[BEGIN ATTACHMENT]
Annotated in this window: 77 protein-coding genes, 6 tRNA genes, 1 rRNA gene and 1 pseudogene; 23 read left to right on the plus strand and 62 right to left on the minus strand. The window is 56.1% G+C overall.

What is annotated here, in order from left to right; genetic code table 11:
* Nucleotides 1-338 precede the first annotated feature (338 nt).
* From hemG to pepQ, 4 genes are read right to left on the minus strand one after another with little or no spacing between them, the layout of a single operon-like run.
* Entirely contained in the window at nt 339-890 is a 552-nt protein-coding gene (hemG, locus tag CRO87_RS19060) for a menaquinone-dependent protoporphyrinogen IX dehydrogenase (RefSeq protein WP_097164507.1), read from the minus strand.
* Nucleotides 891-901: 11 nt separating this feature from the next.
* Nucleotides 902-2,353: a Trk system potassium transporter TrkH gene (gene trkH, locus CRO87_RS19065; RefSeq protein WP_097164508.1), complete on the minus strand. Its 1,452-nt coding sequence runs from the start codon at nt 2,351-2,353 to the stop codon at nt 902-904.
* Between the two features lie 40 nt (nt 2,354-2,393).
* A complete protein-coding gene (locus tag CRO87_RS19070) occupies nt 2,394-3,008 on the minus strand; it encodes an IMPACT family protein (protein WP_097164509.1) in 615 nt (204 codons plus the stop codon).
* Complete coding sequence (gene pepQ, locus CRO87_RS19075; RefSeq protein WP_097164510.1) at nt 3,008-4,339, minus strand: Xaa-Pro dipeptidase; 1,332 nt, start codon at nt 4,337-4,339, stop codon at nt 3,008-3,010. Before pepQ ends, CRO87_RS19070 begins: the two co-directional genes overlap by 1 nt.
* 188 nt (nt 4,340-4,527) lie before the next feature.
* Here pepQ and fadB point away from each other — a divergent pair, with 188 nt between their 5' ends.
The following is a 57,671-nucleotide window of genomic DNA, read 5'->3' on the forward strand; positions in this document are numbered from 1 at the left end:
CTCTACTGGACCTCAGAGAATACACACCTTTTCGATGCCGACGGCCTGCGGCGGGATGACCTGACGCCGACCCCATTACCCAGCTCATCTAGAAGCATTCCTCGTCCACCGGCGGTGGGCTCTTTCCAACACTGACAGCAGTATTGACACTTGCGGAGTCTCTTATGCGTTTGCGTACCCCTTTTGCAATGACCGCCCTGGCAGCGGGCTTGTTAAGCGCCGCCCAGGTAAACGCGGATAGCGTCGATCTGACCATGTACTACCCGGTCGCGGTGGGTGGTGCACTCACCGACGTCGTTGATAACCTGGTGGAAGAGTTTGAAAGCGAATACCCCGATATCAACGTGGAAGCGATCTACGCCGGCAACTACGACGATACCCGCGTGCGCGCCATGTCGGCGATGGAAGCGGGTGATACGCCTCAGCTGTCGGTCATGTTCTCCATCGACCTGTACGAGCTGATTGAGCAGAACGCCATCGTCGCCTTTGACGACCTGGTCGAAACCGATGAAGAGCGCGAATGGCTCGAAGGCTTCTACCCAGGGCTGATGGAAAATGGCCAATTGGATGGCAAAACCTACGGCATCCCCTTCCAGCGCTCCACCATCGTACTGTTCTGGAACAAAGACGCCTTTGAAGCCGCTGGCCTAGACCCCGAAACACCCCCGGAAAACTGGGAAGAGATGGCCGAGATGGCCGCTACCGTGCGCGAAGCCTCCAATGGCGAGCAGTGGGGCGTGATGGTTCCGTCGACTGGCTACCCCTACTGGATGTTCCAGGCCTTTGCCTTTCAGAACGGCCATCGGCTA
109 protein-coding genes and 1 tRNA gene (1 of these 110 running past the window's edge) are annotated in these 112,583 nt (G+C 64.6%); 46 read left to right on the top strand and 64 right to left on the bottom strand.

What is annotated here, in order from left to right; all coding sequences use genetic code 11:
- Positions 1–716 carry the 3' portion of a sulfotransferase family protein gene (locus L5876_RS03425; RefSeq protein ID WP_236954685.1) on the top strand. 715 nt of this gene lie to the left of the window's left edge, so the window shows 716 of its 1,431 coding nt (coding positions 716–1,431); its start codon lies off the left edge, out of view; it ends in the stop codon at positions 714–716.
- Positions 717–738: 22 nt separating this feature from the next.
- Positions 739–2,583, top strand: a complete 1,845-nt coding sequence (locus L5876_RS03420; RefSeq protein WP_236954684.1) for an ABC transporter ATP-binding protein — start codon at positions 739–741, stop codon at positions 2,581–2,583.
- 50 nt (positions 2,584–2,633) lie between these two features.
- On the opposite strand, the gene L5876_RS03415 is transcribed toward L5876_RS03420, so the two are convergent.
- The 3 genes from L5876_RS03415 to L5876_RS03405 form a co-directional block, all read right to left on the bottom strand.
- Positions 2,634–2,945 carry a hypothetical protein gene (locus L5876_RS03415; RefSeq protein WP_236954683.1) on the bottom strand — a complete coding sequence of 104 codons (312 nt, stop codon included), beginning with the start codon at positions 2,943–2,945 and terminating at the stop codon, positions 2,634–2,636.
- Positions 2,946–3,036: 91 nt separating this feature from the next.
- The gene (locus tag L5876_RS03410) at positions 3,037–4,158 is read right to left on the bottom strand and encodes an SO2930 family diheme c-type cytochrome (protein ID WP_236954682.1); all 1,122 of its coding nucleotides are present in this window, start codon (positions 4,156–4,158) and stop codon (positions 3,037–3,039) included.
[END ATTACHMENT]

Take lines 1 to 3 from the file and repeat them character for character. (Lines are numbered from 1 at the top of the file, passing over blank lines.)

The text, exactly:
Annotated in this window: 77 protein-coding genes, 6 tRNA genes, 1 rRNA gene and 1 pseudogene; 23 read left to right on the plus strand and 62 right to left on the minus strand. The window is 56.1% G+C overall.

What is annotated here, in order from left to right; genetic code table 11:
* Nucleotides 1-338 precede the first annotated feature (338 nt).